Who was Yisroel Shtern?1
He has been called one of the most important Yiddish poets between
the two World Wars2 . He was 23 years old when he came
to Warsaw in 1917, and in 1924 won critical acclaim with his poem
in the Hospital. Two years later his long essay Crowns
to Adorn the Head of Yiddish Criticism established him as
a significant essayist as well. Together with such writers as
I. I. Singer and Bashevis Singer he was published in the weekly
Literarishe Bleter between the Wars, his article sometimes the
leader of the magazine. After his death at the hands of Germans
in the Second World War (?starvation in the Warsaw Ghetto, ?gassed
in Treblinka) a selection of his work was published in book form
for the first time, in New York in 1955.
Shtern was born in Ostroleka, near Warsaw, in 1894. He lost his
father very young and his mother as a teenager. His generation
in the Pale of Settlement of the Czarist Empire was emerging from
shtetl life and having to work out an accommodation with secular
Europe. Shtern retains a Yeshivah vocabulary and world of reference,
while showing a familiarity (probably mostly through Polish and
Yiddish translations) with modernist European and American writing.
Shtern stands almost alone as one who held in high regard both
the secularizing I L Peretz and the traditionalist Hillel Tseitlin
; who frequented both Tlomackie 13 - the secular Yiddish writers'
club, where his actor brother was a familiar - and the shtibl
of the Bratslaver Chassidim. He adhered to no Party and his work
appeared in Bundist and Zionist publications as well as in the
Folkist daily Moment.
Other writers thought him strange but valued his work. The great
Yiddish theatre director Michael Weichert provided Shtern with
a translator who knew English and got him to translate “The
Merchant of Venice” for the Warsaw Youth Theatre’s
“impressive production” of 19293. In the
Warsaw Ghetto Shtern was starving and Ringelblum's diary records
that the community moved him into an apartment at the Kehilla's
expense. For that matter Shtern was starving before the War; and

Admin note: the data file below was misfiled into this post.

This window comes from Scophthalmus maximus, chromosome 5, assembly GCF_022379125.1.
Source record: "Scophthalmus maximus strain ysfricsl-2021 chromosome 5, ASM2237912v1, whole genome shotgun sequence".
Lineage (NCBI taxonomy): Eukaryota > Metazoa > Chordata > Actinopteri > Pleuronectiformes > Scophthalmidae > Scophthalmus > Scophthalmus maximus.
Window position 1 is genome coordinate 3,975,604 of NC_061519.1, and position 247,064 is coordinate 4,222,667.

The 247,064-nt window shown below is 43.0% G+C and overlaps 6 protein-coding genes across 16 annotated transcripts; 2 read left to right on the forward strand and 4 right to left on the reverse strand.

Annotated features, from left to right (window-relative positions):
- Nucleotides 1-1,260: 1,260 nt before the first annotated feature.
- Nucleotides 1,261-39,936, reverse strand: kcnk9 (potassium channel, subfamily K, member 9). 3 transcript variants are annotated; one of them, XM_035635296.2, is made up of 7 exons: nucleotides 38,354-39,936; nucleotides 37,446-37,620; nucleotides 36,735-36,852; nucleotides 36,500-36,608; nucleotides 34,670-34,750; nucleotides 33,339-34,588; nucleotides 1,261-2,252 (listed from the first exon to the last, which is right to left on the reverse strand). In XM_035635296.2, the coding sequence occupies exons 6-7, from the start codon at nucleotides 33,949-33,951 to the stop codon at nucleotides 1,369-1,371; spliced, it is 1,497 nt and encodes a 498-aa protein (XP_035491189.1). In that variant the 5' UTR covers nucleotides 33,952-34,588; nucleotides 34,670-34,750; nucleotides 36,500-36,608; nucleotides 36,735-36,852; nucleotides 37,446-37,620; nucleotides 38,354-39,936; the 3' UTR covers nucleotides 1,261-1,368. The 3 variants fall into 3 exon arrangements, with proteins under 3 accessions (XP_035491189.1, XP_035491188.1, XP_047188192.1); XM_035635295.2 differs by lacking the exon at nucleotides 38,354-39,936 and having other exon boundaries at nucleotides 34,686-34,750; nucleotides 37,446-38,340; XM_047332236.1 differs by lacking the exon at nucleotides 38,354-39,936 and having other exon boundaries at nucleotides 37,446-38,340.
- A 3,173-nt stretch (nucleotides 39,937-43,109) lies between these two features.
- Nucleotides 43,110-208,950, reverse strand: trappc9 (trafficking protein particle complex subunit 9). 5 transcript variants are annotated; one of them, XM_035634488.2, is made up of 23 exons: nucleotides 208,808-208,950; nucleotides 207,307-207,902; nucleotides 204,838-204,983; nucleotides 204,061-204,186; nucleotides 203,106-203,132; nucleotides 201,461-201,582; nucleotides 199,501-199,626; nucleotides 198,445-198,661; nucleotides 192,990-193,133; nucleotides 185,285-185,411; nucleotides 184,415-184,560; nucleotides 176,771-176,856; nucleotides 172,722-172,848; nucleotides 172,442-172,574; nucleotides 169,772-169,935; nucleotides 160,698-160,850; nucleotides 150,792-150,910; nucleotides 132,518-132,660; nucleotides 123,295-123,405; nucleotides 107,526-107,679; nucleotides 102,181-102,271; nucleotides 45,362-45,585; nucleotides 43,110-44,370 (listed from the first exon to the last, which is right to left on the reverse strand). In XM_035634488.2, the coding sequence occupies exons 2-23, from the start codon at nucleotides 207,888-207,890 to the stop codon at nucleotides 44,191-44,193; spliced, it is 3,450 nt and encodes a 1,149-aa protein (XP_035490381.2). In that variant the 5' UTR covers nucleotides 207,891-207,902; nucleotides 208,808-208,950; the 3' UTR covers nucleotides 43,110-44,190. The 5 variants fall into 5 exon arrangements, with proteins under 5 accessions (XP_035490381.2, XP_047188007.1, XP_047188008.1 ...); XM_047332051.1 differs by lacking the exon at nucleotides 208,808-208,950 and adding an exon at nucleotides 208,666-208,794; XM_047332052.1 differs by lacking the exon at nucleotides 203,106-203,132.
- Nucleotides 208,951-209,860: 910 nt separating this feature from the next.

did repeatedly write, with authority, about the spiritual aspects
of the experience.
While Shtern first published in 1919 and we know that he was writing
much in the Ghetto (all of it lost), periods of marked creativity
alternate in his life with lengthy periods of silence. He was
hospitalized, whether for malnutrition or for a nervous breakdown
is unclear. The tone of his work is generally gloomy and sometimes
very fearful. Striking and characteristic is the absence of human
relationship, together with the personalizing of inanimate features
of the city - such as the buildings and the streets where Shtern
spent so much of his days, wandering about in a shabby coat with
papers poking out of his pockets.
Secular Yiddishism has had difficulty locating Shtern, with his
adherence to the Breslav Chassidim. Their perspective, so foreign
to secular socialism, is clear in Shtern's essays and verse: suffering
brings us closer to God; simple and poor people will be holier.4
Yet it was the oral transcribed Yiddish tales of the Bratslaver
that secularists honoured, as among the earliest Yiddish stories.
Shtern is very serious about the purpose of literature in general:
taking Dostoyevsky as a model, to bring the reader to a truer
understanding of the relation between life and God. Not for him
the lighthearted feuilleton! When he is not educating socialist
readers about pacifist poetry and prose or about his beloved Edgar
Allen Poe5, Shtern is typically thundering about
the evils of shund
writing, or bemoaning the low standard of Yiddish literary criticism.
It is more than likely that the continuation of the Yiddish language
will depend on observant Jews6. Yisroel Shtern’s
own life bridged the religious and secular worlds. In works like
his great essay “Crowns,” he sought to introduce Jewish
ideas to those without such knowledge. It may be therefore that
Shtern’s relevance is greater now than ever before.
Andrew Firestone (Melbourne, 2006)
Note: Shtern publications in English.
In recent times Shtern has appeared in English translation in
the Penguin book of Modern Yiddish Verse
(ed. Irving Howe, Ruth Wisse and Khone Shmeruk, N.Y., 1987) -
three poems (pp. 335-343) translated by Robert Friend. Also (English
only, Etta Blum's translations) two poems pp 225-6 in A
Treasury of Yiddish Poetry (ed. Irving Howe and Eliezer
Greenberg, Schocken NY, 1976). An example of his characteristic
essay style can be found in English translation on pp 790 -
3 of Great Yiddish Writers of the Twentieth Century by
Joseph Leftwich (Jason Aronson London 1969, 1987)
1 This article is intended to supplement the introductory essays in the 1955 book. (see M. Flakser, H. Leyvick, in Yiddish section of " "About Shtern" on
2 Bickel, Shlomo, and Itay Zutra. "Shtern, Israel." Encyclopaedia Judaica. Eds. Michael Berenbaum and Fred Skolnik. Vol. 18. 2nd ed. Detroit: Macmillan Reference USA, 2007. 523-524. 22 vols. Gale Virtual Reference Library. Thomson Gale.
3The quote is from Leonard Prager, Shakespeare Quarterly, 19, no 2, Spring 1968, 149 -63.
4see Encyclopedia Judaica; expressed succinctly by Shtern in his essay on the website “Bread
5See his 1930 essays, in Yiddish on the site: they were published in the Yugnt-veker using the pseudonym Avigdor Ts. Dunkin. added 2007: we are grateful for the suggestion that the surname may have been chosen as an anagram of nudnik! (Eliezer Niborsky, pers. comm.)
6See in “Words on Fire – the unfinished story of Yiddish”by Dovid Katz, Basic Books N.Y.,2004. – p.367ff. - The Future of Yiddish.